Today’s birthday boy is Jerry Lee Lewis, 79 years old, and touted as “the last man standing” since all the other members of his Sun studios cohort—Elvis, Roy Orbison, Johnny Cash, Carl Perkins—are no longer extant.
Lewis is one of the original bad boys of rock’n’roll, rockabilly, and, eventually Country. He’s a much-imitated original as a performer, with his stand-up piano playing, using his feet at times, playing behind his back and other tricks. The piano becomes an extension of his own body and he seems to have double-handedly created some of the more prominent piano “riffs” in rock—particularly the glissando slide for emphasis and banging the bass keys, barrelhouse style, as an underpinning for his right hand theatrics.
As a singer, Lewis is generally engaging, having fun with a lyric even when he’s doing a straight-faced talking passage as in “The Green Green Grass of Home”—a song I almost chose to post about since I remember it from way back when it was a hit for Tom Jones and was covered by others. Lewis’s version antedates Jones’ and is closer to Country than the schmaltzier version Jones scored with. But, to my mind, if we’re going to do a song for “the Killer” it’s got to be one with some high-stepping piano.
The version of “It’ll Be Me” I favor, I think, is the one I have on a Jerry Lee Lewis compilation—picked up because my friend Rob is an enthusiast and convinced me—and it’s the version that closes Lewis’ debut album Jerry Lee Lewis (1958). However, the original recording of the song backs Lewis’ trademark big hit “Whole Lotta Shakin’ Goin’ On,” but that version, which features a quicker tempo and a goosier vocal, doesn’t work for me quite so well.
The first version of the song I heard is on a Richard Thompson compilation, Guitar/Vocal, where it’s given a rousing live extended version. It’s a great mindless rocker, with lyrics simply cataloging all the places “you” might find “me.” Some of the places are pretty imaginative. On that score my favorite is—in save the best for last fashion—the concluding “If you see a new face on your totem pole / If you find a lump in your sugar bowl / It’ll be me, uh huh, I’ll be looking for you.”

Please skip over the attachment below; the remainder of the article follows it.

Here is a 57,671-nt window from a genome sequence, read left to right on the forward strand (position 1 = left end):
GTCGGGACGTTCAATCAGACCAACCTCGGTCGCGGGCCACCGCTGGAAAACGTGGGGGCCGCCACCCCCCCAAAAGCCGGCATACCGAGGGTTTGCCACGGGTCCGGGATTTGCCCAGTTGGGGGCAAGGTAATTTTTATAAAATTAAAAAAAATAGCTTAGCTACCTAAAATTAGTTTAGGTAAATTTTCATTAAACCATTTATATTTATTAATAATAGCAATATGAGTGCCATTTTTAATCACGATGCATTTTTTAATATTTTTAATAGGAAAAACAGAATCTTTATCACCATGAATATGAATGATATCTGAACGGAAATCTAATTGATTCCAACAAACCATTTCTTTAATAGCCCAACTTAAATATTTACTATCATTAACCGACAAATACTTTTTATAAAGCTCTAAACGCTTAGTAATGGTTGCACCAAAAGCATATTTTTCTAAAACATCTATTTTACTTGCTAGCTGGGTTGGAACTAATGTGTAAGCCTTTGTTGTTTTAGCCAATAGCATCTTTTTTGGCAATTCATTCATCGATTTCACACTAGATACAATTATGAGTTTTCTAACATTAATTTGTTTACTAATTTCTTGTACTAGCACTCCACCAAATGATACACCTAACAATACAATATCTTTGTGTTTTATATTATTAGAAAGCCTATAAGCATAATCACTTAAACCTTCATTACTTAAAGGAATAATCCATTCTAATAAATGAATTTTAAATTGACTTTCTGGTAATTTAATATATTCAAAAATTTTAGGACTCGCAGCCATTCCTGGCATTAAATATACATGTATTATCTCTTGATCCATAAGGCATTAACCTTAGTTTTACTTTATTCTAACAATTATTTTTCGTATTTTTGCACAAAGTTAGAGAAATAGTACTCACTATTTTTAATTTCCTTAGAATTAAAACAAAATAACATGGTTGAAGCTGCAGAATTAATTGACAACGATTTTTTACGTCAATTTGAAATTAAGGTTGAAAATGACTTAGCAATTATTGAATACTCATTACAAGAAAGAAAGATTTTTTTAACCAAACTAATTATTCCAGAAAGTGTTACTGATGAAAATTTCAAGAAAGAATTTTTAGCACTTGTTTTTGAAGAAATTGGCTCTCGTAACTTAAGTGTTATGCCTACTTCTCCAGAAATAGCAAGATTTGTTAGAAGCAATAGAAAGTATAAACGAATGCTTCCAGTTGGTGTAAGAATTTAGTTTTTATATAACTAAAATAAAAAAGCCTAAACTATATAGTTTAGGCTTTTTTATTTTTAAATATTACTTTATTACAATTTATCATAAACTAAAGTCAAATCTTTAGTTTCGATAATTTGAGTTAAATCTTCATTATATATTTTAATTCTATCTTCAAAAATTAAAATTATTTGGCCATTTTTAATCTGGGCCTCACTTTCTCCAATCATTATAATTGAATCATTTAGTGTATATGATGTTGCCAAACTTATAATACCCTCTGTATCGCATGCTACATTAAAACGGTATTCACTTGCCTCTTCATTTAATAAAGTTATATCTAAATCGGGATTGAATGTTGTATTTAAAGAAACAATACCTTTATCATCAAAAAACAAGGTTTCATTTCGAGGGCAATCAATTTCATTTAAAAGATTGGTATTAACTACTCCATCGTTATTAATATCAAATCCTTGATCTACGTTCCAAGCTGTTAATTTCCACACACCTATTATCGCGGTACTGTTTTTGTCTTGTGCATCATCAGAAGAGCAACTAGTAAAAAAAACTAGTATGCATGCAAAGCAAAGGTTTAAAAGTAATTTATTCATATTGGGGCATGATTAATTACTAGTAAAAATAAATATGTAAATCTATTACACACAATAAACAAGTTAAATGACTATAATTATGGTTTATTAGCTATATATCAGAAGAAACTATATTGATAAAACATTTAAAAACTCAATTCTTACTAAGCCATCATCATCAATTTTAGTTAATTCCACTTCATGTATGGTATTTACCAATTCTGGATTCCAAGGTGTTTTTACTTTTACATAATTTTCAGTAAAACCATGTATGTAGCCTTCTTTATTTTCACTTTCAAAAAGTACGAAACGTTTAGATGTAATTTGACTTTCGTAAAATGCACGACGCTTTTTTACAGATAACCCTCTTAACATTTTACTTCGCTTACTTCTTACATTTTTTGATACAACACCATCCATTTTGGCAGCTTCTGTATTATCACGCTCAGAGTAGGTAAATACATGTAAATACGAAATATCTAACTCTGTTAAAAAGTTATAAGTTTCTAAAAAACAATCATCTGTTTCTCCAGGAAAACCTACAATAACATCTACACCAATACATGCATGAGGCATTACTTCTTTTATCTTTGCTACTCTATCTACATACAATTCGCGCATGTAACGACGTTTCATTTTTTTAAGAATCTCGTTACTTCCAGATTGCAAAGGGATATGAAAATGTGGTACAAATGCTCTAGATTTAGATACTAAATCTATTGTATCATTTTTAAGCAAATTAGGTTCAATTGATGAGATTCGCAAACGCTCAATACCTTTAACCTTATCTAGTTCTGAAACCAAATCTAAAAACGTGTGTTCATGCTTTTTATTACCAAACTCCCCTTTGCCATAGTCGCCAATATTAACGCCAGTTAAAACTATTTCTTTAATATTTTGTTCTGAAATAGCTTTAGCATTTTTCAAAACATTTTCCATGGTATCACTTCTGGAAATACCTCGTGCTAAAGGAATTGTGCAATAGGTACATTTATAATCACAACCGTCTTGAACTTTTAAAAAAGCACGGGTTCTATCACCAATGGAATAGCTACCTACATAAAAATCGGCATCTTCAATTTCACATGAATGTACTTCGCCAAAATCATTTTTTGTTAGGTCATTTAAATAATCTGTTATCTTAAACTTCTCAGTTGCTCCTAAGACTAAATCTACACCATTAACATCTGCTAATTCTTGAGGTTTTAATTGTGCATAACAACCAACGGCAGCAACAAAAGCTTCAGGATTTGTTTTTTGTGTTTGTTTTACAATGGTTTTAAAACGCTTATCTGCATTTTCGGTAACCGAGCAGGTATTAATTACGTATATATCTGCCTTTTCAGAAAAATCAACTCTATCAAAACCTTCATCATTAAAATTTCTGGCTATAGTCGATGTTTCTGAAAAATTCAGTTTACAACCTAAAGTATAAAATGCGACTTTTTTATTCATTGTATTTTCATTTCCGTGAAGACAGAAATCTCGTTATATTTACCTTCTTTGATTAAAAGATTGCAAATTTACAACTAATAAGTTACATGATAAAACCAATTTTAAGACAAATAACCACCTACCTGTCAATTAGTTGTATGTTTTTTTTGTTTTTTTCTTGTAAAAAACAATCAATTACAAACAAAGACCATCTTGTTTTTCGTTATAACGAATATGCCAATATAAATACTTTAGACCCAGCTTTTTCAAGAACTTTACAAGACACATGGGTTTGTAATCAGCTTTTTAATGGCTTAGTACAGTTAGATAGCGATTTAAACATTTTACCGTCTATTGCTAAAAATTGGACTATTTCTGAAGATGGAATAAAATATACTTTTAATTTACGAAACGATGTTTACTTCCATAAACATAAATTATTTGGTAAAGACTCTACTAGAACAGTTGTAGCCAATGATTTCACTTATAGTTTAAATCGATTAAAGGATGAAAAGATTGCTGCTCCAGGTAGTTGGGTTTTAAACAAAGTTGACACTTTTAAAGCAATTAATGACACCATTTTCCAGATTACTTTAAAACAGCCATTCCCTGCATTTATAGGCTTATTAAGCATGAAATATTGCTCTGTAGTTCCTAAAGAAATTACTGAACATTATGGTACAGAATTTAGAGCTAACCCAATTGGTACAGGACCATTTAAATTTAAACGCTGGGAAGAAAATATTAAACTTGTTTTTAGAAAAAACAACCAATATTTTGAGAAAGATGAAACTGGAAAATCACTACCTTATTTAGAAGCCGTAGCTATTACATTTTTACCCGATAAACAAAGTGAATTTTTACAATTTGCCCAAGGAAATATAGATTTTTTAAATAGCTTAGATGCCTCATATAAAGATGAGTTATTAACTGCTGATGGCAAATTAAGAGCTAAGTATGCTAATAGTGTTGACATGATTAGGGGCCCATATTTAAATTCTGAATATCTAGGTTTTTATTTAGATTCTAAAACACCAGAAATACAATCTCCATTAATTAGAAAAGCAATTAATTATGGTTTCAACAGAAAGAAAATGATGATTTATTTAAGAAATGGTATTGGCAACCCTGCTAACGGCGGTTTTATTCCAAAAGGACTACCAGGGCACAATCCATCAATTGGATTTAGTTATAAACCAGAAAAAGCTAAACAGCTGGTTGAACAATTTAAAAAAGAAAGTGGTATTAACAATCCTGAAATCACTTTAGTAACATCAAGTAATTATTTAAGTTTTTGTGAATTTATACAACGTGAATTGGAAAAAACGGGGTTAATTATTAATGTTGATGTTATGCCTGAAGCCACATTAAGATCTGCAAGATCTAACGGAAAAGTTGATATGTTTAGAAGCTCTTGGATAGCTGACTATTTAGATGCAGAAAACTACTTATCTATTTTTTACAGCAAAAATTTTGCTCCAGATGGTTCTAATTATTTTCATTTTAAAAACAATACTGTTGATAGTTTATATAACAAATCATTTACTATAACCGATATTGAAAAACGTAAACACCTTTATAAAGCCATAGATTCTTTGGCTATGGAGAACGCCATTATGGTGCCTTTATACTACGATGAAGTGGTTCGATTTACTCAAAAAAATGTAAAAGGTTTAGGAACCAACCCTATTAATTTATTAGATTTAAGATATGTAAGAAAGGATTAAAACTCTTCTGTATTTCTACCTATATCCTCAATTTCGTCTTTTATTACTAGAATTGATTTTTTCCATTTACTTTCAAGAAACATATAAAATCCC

Beating the haystacks, searching every tree—and the “deep blue sea”—and on a rocket to Mars and “hanging from a lamppost bright” and “a-peeping from a crawdad hole.” The images are a bit kaleidoscopic, coming at the listener like a hallucinated round of endless stalking. Or maybe just looking for a "you" that does not exist. It also reminds me, litany fashion, of all the ways they'll "stone ya" in Dylan's "Rainy Day Women #12 & 35."
Jerry Lee has fun with the song and on the album version I generally like the recording better, particularly the drums. There’s some guitar-picking to match Jerry Lee’s tinkling as well, and the whole thing clocks in a little longer, with the vocal more chortling and yodeling. A convincing little rocker back there when it was all just beginning, dating from before I had joined this merry-go-round.
If you hear a voice a-calling out in the night.